Distinguished Senators, the Washington Nationals Blog That Is Great

Monday, December 06, 2004

Rethinking Vinny Rethought

Capitol Punishment last week pointed us to a post about Vinny Castilla on Sabernomics. The idea seems to be that Castilla's outrageous home/road splits from last year (954 OPS at home, 774 elsewhere) have a mysterious explanation other than the unique conditions at lovely Coors Field. "Although Castilla was obviously not as good as his Coors stats indicate, he is also better than his Away stats indicate." I don't think this is true. Vinny's best non-Coors OBP is .310, last year with Atlanta, and he's also put up a .254, .268, and a .308, compared to .281 on the road in '04. His OPS outside of the Mile High State tops out at 2001's 775, and that was inflated by Enron Field. I don't think there's anything at work in Castilla's 2004 home/road splits other than typical Coors magic, the Bichette Effect. That 774 road OPS is perfectly in line with the rest of his career. Castilla won't hit .260 for us, he won't draw 50 walks, he won't hit 35 homers. We'd better hope his defense is flawless.

All the Vinny talk got me to thinking about the effect Coors Field has on hitters and whether a Coors Hangover might make Castilla even worse. I remember when Jeff Cirillo came to Colorado. He had been a solid .300 hitter with Milwaukee and remained one with the Rockies. The difference, though, was that he was a .350 hitter at home and a .250 hitter on the road. Why? One theory (and if anyone knows where I heard this, please remind me) is that since breaking balls don't break in the thin air, Rockies hitters can't adjust to ones that do when they get to sea level. It makes sense to me, and I wondered if it had anything to do with the catastrophic collapse of Cirillo's career after he joined Seattle in 2002. There is evidence that it did: from 1996-1999 Cirillo put up OPSesses of 894, 793, 847, and 862. In his final year in Denver, his OPS was 838, but only 710 on the road. Cirillo's collapse was merely his Rockies road OPS staying with him after he left: 690, 648, and 685 the last three years (his home stats dropped even lower, but he was playing in two pitchers' parks).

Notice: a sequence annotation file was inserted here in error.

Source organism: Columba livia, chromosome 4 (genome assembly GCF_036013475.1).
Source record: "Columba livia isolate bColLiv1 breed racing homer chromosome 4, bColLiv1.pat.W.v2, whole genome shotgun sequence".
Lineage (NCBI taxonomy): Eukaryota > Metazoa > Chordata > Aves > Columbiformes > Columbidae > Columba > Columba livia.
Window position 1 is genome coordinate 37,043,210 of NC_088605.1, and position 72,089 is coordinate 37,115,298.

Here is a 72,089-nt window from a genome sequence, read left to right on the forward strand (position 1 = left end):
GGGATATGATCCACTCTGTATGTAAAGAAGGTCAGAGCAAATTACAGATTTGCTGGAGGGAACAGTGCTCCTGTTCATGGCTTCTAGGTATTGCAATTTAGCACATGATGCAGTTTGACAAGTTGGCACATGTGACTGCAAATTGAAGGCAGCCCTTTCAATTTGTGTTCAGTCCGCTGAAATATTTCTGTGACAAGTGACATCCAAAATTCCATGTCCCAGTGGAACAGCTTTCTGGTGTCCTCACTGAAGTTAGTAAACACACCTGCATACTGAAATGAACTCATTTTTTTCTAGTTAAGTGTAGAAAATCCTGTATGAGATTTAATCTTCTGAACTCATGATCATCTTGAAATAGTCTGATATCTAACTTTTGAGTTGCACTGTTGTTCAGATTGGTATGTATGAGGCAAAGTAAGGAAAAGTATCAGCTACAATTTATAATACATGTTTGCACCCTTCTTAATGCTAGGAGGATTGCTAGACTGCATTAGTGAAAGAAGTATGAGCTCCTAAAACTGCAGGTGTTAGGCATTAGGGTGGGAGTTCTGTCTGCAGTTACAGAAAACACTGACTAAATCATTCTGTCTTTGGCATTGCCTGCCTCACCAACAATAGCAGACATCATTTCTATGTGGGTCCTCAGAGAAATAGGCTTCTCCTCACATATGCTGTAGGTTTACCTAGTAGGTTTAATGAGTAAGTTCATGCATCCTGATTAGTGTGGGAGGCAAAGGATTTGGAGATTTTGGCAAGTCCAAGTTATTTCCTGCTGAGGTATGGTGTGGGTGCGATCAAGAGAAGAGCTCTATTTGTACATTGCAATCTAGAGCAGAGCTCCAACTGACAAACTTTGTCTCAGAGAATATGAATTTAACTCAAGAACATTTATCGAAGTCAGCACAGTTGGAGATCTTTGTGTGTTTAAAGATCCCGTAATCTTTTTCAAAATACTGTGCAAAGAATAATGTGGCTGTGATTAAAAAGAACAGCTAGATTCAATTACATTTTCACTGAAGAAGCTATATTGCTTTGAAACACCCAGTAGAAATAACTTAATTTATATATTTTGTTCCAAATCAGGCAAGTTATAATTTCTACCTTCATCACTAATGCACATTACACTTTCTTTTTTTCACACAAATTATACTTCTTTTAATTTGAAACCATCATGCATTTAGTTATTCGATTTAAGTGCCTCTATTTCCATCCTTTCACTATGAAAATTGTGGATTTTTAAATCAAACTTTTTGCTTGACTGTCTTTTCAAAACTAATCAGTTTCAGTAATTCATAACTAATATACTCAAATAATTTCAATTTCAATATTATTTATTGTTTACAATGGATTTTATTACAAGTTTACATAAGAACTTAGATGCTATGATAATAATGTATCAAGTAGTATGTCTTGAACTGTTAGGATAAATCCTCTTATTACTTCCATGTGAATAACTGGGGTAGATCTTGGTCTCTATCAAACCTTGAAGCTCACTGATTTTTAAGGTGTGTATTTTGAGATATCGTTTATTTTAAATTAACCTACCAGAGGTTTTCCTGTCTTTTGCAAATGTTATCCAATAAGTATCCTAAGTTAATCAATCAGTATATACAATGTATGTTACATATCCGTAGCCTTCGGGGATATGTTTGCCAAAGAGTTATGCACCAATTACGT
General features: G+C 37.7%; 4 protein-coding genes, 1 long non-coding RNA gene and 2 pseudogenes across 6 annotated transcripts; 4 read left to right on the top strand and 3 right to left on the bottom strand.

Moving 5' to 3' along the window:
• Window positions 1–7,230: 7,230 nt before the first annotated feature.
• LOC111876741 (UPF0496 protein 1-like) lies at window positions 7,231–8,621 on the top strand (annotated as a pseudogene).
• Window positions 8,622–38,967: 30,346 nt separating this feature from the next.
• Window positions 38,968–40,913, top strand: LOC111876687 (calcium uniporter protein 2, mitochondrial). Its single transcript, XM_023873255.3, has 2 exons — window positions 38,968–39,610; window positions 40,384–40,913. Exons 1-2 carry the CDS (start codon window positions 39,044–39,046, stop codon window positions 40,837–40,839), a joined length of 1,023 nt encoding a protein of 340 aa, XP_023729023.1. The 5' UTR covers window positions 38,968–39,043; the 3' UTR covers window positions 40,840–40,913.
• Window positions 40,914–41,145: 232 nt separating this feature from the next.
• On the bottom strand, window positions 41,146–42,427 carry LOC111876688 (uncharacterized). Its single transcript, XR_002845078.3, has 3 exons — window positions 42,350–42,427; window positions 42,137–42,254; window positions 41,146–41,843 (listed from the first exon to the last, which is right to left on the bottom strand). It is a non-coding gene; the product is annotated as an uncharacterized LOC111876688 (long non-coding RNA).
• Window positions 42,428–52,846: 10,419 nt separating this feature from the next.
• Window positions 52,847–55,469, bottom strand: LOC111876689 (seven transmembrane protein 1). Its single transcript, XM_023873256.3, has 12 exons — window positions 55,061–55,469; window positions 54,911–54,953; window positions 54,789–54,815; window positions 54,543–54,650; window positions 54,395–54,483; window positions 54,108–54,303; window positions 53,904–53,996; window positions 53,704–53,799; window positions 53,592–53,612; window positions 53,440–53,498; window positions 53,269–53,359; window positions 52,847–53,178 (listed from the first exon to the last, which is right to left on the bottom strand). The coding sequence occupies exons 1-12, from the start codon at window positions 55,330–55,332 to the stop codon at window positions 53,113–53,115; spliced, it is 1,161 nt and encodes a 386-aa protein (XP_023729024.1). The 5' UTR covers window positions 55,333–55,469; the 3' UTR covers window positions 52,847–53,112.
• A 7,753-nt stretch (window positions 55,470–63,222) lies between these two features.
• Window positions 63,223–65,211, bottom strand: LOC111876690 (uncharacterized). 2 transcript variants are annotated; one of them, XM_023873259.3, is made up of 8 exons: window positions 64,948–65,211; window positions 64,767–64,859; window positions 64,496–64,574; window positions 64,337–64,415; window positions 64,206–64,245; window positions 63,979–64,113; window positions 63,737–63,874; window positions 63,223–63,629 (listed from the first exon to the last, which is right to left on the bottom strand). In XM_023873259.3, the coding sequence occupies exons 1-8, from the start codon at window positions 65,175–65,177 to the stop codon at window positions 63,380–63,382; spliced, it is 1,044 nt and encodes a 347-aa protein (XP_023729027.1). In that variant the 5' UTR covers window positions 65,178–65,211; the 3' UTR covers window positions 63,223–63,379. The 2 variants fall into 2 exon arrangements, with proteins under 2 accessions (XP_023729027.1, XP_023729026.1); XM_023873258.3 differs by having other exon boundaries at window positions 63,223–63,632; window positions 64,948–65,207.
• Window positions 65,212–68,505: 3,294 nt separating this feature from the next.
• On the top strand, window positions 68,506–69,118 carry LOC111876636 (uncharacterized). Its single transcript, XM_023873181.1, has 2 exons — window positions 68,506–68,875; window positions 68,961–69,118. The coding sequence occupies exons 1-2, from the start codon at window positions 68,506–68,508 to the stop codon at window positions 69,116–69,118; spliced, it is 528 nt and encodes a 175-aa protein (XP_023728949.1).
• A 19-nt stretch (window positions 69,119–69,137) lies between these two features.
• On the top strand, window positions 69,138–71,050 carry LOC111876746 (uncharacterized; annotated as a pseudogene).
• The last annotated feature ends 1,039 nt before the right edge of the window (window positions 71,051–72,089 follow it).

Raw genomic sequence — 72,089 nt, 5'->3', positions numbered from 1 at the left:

Jeff Cirillo suffered from a pretty nasty Coors Hangover - did anyone else? In other words, how common is it for a player to come to Colorado, see a bump in his home stats and a dip in his road numbers, and then see the lower road numbers continue after he goes elsewhere? There was only a handful of players who met my criteria, and I don't think we can draw anything conclusive from their results.
  • Neifi Perez came up with the Rocks, but I'll use him anyway. In 2001, he played 87 games with Colorado and 49 with Kansas City. Overall, his OPS split was 822/580 home/road. He hit much worse the next year (564 overall, 635/496 split, and Kauffman is a hitters' park), but recovered in 2003 for a 694 road OPS.
  • Jay Payton is an iffy case. Once again, the stats are complicated by a mid-season trade, as Payton spent most of 2002 with the Mets but did play 47 games with Colorado. In a full 2003 with the purple and silver (ugh), he managed a 917/814 split, remarkably even for Coors. The next year he went to Petco Park in San Diego, where batting averages go to die. His road OPS decreased slightly to 775, not enough to indicate a hangover.
  • Todd Zeile had a 729 road OPS in 2001 with the Mets. 2002 saw him in Colorado putting up a 644 road OPS, a significant drop. He was back from the mountains the next year, hitting 661 on the road with the Mets and Expos, following that with 717 last year. It's possible Coors screwed him up for a year, but he is in his late 30s.
  • Juan Pierre was fine after he went he went to Florida from the Rockies.
  • So was our own Gary Bennett.
What do you think? It's quite possible that the unusual aspects of playing in Coors field hurt the abilities of Cirillo, Perez, and Zeile for at least a year afterwards. Considering the sample sizes we're dealing with, though, it could be nothing. Castilla was horrific the first time he left the Rockies (562 OPS with Tampa in 2000), but he only played 85 games, so there may have been some injury issues. Combine the potential for a Coors Hangover, however, with another year on the old fella and the pitcher-friendly venue RFK is likely to be, and this could be Vinny's worst year yet.

Speaking of home cookin', take a look at the career home/road splits for Cristian Guzman:
246 469 78 36 23 175 94 236 282 321 413 735 Home
212 402 64 25 16 114 72 255 249 284 350 634 Road

That's right, our boy Cris did everything better at the Metrodome, even steal bases. That slick turf may have hindered his defense, but it kept him a solid C with the bad, as opposed to the D student we're getting.

I may not have much if anything the next couple of days. I'm fulfilling a lifelong dream by seeing the Pixies twice in two nights - because I ROCK THAT MUCH! ROCK!

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